Last week I reported that Praesidium, formerly the consulting division of WeDo, has been transferred to Mainroad, WeDo’s sister company. Admittedly, talkRA dropped the ball, failing to notice the original press release, which was issued in February. The move raised questions about WeDo’s perception of the revenue assurance consulting market, so I was glad to speak with Sérgio Silvestre, WeDo’s Marketing Vice-President, about the reasons behind it. He identified two motives for the move: independence and fit.
When Praesidium was acquired by WeDo in 2007, the British firm already boasted a strong brand, punching above its weight in a specialized global consulting market. However, the feeling is that joining with WeDo critically altered customer perceptions about the independence and objectivity of Praesidium’s advice. Now that Praesidium has joined Mainroad, WeDo apparently have no plans to recruit or acquire a replacement consulting team. Customers who ask WeDo about consulting services will be referred to Mainroad and Praesidium. Praesidium is still scheduled to provide one of the training sessions at WeDo’s upcoming worldwide user group meeting.
The impartiality of consultants is a subject which provokes different responses from different telcos. Some telcos want their software providers to provide them with consulting services at the same time. Others want a separation between the two, to ensure consultants do not behave like salesmen in disguise. Though the amount of consulting work done by vendors has gone up and down over the years, some of WeDo’s competitors continue to earn a significant share of their revenues by providing consulting services in parallel to selling software licences. We will need to monitor the market to determine if the separation of Praesidium from WeDo is part of a trend towards accommodating stricter procurement expectations, or whether some of WeDo’s rivals will continue to prosper by offering a mix of solutions and services. For WeDo, it is clear they are streamlining one side of their business in anticipation of the growing diversity of software products they will offer, and of customers they will sell them to.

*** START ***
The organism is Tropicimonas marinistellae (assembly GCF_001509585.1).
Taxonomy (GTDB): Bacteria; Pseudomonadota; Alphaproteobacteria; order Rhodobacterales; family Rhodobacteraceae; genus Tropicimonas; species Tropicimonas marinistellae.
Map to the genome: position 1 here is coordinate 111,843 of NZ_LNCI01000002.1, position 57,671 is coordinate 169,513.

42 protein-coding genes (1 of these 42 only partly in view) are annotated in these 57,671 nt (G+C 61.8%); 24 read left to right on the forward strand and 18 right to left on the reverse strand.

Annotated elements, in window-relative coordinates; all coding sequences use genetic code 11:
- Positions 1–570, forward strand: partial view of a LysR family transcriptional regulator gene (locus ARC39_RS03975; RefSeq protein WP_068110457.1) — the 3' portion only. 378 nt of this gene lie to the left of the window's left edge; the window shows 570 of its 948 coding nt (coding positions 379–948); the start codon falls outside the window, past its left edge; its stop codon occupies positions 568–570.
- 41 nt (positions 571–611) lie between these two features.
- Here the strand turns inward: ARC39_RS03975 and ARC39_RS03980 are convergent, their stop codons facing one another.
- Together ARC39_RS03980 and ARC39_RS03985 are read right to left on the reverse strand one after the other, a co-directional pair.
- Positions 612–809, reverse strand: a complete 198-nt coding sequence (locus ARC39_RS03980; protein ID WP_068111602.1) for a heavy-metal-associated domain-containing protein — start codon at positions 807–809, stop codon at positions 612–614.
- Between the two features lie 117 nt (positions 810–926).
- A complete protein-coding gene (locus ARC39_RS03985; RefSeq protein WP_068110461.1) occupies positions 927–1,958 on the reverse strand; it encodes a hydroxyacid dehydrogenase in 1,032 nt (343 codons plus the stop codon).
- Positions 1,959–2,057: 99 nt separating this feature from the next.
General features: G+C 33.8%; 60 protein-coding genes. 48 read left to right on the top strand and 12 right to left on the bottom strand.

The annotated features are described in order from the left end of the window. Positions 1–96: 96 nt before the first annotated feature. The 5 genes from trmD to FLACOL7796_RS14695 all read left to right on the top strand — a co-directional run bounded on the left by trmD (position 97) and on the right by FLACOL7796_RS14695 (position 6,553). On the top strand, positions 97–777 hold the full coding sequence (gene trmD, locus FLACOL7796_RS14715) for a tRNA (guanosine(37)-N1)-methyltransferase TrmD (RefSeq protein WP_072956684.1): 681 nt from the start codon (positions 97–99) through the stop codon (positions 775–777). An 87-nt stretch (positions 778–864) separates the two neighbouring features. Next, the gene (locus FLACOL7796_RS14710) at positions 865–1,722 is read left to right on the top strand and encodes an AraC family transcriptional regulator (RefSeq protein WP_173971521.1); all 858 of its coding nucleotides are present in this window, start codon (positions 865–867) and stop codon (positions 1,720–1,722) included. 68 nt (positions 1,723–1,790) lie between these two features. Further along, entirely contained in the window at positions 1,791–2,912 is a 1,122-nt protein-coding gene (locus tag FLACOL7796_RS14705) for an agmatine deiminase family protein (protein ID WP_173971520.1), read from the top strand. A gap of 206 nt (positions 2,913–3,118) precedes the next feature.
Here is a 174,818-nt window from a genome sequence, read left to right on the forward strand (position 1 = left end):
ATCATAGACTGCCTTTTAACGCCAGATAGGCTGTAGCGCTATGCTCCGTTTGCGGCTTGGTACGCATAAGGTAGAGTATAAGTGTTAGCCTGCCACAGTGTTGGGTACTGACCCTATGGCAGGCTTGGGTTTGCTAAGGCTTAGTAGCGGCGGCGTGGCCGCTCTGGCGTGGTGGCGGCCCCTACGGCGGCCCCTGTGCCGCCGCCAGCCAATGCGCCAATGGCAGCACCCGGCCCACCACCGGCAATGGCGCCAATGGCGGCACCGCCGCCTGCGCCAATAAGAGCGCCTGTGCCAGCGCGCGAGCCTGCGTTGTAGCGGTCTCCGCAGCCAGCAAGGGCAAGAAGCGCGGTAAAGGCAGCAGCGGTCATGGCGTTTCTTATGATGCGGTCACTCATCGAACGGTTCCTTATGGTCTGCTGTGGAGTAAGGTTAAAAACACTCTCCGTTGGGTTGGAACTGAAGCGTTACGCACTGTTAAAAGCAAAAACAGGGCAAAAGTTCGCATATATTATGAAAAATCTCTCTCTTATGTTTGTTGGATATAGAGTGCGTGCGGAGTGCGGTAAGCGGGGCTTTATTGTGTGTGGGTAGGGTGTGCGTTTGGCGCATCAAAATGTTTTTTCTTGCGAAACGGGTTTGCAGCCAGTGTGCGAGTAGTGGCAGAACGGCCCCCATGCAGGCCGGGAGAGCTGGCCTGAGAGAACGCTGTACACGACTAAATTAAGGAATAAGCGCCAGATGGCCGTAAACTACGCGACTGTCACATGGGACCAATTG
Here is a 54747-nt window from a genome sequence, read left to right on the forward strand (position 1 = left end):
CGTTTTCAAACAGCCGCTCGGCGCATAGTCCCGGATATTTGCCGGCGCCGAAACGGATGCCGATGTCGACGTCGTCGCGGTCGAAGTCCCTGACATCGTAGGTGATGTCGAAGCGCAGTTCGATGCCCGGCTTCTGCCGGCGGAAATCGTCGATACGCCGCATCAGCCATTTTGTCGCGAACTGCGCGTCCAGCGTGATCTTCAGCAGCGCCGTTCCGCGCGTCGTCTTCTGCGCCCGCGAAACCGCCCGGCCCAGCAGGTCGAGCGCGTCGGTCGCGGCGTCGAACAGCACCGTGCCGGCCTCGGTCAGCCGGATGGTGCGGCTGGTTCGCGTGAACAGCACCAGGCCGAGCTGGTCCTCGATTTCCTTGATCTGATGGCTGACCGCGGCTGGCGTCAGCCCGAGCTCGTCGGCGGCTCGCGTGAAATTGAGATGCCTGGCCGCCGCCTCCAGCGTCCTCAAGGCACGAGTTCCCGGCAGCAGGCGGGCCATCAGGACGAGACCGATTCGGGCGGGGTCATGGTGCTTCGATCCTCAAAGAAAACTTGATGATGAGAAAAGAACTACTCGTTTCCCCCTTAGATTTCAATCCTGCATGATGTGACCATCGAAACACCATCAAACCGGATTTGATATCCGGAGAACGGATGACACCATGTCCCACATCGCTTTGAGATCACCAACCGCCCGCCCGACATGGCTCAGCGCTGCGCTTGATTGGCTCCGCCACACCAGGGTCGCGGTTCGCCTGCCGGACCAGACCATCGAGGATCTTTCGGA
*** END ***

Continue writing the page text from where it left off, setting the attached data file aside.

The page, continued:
Sérgio also highlighted that demand for information security consulting will drive Praesidium’s future growth. Praesidium’s expertise covers the connected domains of fraud management and information security. If customers are spending more on security – which seems likely given current global priorities and risks – then Praesidium’s best sales pitch will more naturally fit with Mainroad’s IT-centric business offerings, than with WeDo’s assurance-centred value proposition.
Again, this may be an interesting indicator of trends. Over the years there have been many arguments about how to organize and coordinate various risk and control silos, and the extent to which these silos should be kept apart. Whilst one debate focuses on the pros and cons of linking revenue assurance to fraud management, there is a second debate which revolves around the relationship between fraud management and security. If spending on security rises, it becomes natural to order these debates so that a telco first decides if it will handle fraud management as a component of an overall security strategy. And if fraud is treated as a subset of security, this will have a knock-on impact on how the telco will divide responsibilities and coordinate work between its fraud management and revenue assurance teams.
For several years WeDo have explained their suite of products by reference to the umbrella concept of business assurance. Rising expenditure on security may create opportunities, but also challenges for WeDo and their rivals. Security is not amongst their core strengths, though the risk mitigation provided by their products has some overlap with the goals of security. And in the context of security, customers will be less forgiving towards any supplier who over-promises and under-delivers. Like telcos, suppliers will also need to develop a more sophisticated and consistent understanding of the telecoms risk universe, the relationships that exist within it, and which elements they are competent to deal with. In that respect, WeDo already does a better job than some of their peers. Having sister companies will help WeDo to perform a balancing act between refusing to do work outside their range of competence, whilst still being able to satisfy customers and draw incremental revenues into their corporate group. Rival vendors should consider the extent to which they have formal and informal partnerships that would help them to connect their areas of proficiency to other parts of a holistic risk universe.